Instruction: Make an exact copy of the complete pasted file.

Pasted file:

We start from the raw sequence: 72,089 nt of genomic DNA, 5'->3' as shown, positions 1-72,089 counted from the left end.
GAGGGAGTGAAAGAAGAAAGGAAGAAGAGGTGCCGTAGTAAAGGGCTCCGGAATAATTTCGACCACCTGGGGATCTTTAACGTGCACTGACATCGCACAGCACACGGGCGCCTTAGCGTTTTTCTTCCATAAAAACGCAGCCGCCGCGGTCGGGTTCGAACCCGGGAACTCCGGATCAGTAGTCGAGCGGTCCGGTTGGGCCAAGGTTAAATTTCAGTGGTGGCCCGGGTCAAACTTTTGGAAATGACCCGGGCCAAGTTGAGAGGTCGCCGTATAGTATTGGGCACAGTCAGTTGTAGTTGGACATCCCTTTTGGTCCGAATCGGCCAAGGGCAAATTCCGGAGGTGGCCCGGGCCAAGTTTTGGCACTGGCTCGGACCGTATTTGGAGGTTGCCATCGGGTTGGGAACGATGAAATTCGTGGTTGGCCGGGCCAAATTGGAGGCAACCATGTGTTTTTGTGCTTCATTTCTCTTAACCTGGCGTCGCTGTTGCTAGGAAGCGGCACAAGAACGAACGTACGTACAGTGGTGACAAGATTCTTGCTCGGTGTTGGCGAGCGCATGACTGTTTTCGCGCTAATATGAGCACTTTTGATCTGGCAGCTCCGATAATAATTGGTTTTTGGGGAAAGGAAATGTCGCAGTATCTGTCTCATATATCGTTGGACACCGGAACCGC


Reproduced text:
We start from the raw sequence: 72,089 nt of genomic DNA, 5'->3' as shown, positions 1-72,089 counted from the left end.
GAGGGAGTGAAAGAAGAAAGGAAGAAGAGGTGCCGTAGTAAAGGGCTCCGGAATAATTTCGACCACCTGGGGATCTTTAACGTGCACTGACATCGCACAGCACACGGGCGCCTTAGCGTTTTTCTTCCATAAAAACGCAGCCGCCGCGGTCGGGTTCGAACCCGGGAACTCCGGATCAGTAGTCGAGCGGTCCGGTTGGGCCAAGGTTAAATTTCAGTGGTGGCCCGGGTCAAACTTTTGGAAATGACCCGGGCCAAGTTGAGAGGTCGCCGTATAGTATTGGGCACAGTCAGTTGTAGTTGGACATCCCTTTTGGTCCGAATCGGCCAAGGGCAAATTCCGGAGGTGGCCCGGGCCAAGTTTTGGCACTGGCTCGGACCGTATTTGGAGGTTGCCATCGGGTTGGGAACGATGAAATTCGTGGTTGGCCGGGCCAAATTGGAGGCAACCATGTGTTTTTGTGCTTCATTTCTCTTAACCTGGCGTCGCTGTTGCTAGGAAGCGGCACAAGAACGAACGTACGTACAGTGGTGACAAGATTCTTGCTCGGTGTTGGCGAGCGCATGACTGTTTTCGCGCTAATATGAGCACTTTTGATCTGGCAGCTCCGATAATAATTGGTTTTTGGGGAAAGGAAATGTCGCAGTATCTGTCTCATATATCGTTGGACACCGGAACCGC